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Backup Basics Part 2: Demystifying Backup Media


  1. Tape
  2. Fixed Media Drives
  3. Network Storage
  4. Optical Media

Article Description

In part two of a three-part series on backup basics, Ryan Faas continues to demystify backup options for new technicians and server/systems administrators. This time, the topic is choosing the media in which to store your backups. Find out the pros and cons of tape, hard drives, and RAID arrays; using network storage; and archiving using CDs or DVDs.

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Optical Media

Optical media are probably the most secure backup media. Recordable CDs and DVDs are sturdier than tape or hard drives. The data stored on them is not affected by electrical or magnetic disruptions and they have higher tolerance for heat. Estimates for the life of such media can extend into the decades with minimal proper care.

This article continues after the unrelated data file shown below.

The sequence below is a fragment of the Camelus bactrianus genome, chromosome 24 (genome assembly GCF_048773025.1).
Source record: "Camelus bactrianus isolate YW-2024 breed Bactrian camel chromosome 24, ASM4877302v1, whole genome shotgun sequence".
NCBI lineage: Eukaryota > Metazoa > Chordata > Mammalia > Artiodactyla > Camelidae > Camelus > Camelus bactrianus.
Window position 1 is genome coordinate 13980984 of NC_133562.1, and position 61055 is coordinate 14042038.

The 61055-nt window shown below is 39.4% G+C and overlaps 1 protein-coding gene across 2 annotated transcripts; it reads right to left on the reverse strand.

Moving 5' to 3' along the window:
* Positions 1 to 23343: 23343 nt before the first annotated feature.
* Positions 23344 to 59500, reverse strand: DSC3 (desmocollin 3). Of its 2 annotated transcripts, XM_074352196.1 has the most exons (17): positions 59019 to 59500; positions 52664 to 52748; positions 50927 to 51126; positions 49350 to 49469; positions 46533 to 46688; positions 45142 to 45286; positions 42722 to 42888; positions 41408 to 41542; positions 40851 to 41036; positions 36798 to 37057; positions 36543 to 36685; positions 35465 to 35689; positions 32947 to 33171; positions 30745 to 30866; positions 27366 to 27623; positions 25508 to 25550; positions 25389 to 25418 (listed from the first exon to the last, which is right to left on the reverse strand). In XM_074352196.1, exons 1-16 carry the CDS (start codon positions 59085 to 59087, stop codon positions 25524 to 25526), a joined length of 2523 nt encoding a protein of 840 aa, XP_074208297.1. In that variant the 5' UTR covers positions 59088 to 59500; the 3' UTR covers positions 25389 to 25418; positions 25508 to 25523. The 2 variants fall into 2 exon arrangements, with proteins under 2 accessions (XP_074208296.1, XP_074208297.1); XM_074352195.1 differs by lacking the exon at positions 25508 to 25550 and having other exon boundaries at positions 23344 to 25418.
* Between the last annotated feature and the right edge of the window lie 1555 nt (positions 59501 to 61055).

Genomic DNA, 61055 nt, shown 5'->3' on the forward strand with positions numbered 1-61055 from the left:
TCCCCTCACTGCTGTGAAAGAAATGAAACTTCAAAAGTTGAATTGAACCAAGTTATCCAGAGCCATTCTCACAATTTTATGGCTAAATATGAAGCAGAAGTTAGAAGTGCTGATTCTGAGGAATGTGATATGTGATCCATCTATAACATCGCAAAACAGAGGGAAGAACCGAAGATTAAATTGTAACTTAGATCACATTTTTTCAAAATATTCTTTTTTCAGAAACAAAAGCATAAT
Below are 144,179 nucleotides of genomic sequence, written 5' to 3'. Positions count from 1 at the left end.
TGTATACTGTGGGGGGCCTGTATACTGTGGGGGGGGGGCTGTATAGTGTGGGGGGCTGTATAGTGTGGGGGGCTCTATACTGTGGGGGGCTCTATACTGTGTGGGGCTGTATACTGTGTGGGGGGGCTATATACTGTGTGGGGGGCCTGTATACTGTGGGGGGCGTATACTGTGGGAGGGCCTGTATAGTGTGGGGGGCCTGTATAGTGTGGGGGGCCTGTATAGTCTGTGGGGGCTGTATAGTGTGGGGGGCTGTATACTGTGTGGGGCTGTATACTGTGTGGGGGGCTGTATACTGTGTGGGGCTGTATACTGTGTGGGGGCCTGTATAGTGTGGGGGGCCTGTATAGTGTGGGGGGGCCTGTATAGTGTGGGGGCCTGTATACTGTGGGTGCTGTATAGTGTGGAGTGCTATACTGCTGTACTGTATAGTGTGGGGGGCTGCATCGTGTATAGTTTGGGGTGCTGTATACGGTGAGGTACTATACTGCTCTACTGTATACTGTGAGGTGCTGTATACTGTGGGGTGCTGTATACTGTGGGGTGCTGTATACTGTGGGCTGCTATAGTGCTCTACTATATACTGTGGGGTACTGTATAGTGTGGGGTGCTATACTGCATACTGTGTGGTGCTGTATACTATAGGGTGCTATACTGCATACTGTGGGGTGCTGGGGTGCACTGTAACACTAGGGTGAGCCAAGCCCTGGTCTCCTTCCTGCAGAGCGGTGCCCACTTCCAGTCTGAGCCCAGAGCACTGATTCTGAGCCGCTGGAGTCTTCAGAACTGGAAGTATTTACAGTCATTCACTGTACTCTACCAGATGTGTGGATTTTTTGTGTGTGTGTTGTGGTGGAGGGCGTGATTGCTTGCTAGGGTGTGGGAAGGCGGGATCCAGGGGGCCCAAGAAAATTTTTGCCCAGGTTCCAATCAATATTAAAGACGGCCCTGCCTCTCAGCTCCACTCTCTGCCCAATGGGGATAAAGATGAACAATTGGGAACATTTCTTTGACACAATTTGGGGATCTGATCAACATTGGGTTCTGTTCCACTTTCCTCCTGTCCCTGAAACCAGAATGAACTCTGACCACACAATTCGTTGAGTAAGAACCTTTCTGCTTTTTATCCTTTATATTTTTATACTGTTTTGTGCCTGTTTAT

That does not mean that there aren’t limitations of optical media. They are slower than fixed media (and, depending on the specific technology, also slower than tape media). They also have distinct capacity limits, which are much lower than fixed media and tape. And despite the fact that there are rewriteable CDs and DVDs, they are not as readily reusable as fixed media. These limitations mean that for server and network backups, optical media are generally not considered viable options. However, optical media are well suited to data archiving. If you are removing data from your network, but will still need to retain a permanent record of it (data pertaining to graduating student work or archive copies of workstation image files, for example), placing that data on a CD or DVD where it can be easily accessed if needed and where degradation is not a concern is an excellent option.